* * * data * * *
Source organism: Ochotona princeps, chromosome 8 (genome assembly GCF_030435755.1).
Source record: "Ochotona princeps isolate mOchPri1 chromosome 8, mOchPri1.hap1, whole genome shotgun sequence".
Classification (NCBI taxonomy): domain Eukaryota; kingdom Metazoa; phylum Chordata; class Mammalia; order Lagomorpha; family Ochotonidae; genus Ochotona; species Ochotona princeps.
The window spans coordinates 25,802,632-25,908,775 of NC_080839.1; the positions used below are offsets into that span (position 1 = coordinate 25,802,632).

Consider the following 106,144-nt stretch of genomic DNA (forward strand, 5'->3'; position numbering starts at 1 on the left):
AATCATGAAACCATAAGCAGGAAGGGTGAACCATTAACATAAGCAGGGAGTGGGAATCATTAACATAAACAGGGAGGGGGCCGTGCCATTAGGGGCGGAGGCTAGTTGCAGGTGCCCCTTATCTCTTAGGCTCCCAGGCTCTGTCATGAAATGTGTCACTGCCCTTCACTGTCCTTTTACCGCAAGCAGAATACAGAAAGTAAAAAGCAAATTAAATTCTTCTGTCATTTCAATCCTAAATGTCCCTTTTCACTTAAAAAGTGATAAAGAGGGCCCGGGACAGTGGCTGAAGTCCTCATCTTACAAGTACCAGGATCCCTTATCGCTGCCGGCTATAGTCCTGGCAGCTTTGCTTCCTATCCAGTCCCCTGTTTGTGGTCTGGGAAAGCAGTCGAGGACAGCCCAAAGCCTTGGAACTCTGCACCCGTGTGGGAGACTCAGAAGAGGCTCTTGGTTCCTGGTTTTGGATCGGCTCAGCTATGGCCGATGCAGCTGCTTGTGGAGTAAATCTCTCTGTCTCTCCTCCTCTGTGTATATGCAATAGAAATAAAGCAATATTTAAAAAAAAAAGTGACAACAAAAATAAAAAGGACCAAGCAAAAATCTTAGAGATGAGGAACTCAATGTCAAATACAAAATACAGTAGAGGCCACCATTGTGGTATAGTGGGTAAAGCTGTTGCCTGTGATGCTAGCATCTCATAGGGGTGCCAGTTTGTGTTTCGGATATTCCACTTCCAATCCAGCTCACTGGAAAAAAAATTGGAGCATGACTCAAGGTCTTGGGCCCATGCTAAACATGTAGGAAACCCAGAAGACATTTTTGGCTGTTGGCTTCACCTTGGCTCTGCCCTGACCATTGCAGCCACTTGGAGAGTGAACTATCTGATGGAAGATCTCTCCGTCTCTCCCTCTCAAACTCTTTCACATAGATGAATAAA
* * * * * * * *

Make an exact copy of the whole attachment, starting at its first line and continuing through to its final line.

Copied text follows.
Source organism: Ochotona princeps, chromosome 8 (genome assembly GCF_030435755.1).
Source record: "Ochotona princeps isolate mOchPri1 chromosome 8, mOchPri1.hap1, whole genome shotgun sequence".
Classification (NCBI taxonomy): domain Eukaryota; kingdom Metazoa; phylum Chordata; class Mammalia; order Lagomorpha; family Ochotonidae; genus Ochotona; species Ochotona princeps.
The window spans coordinates 25,802,632-25,908,775 of NC_080839.1; the positions used below are offsets into that span (position 1 = coordinate 25,802,632).

Consider the following 106,144-nt stretch of genomic DNA (forward strand, 5'->3'; position numbering starts at 1 on the left):
AATCATGAAACCATAAGCAGGAAGGGTGAACCATTAACATAAGCAGGGAGTGGGAATCATTAACATAAACAGGGAGGGGGCCGTGCCATTAGGGGCGGAGGCTAGTTGCAGGTGCCCCTTATCTCTTAGGCTCCCAGGCTCTGTCATGAAATGTGTCACTGCCCTTCACTGTCCTTTTACCGCAAGCAGAATACAGAAAGTAAAAAGCAAATTAAATTCTTCTGTCATTTCAATCCTAAATGTCCCTTTTCACTTAAAAAGTGATAAAGAGGGCCCGGGACAGTGGCTGAAGTCCTCATCTTACAAGTACCAGGATCCCTTATCGCTGCCGGCTATAGTCCTGGCAGCTTTGCTTCCTATCCAGTCCCCTGTTTGTGGTCTGGGAAAGCAGTCGAGGACAGCCCAAAGCCTTGGAACTCTGCACCCGTGTGGGAGACTCAGAAGAGGCTCTTGGTTCCTGGTTTTGGATCGGCTCAGCTATGGCCGATGCAGCTGCTTGTGGAGTAAATCTCTCTGTCTCTCCTCCTCTGTGTATATGCAATAGAAATAAAGCAATATTTAAAAAAAAAAGTGACAACAAAAATAAAAAGGACCAAGCAAAAATCTTAGAGATGAGGAACTCAATGTCAAATACAAAATACAGTAGAGGCCACCATTGTGGTATAGTGGGTAAAGCTGTTGCCTGTGATGCTAGCATCTCATAGGGGTGCCAGTTTGTGTTTCGGATATTCCACTTCCAATCCAGCTCACTGGAAAAAAAATTGGAGCATGACTCAAGGTCTTGGGCCCATGCTAAACATGTAGGAAACCCAGAAGACATTTTTGGCTGTTGGCTTCACCTTGGCTCTGCCCTGACCATTGCAGCCACTTGGAGAGTGAACTATCTGATGGAAGATCTCTCCGTCTCTCCCTCTCAAACTCTTTCACATAGATGAATAAA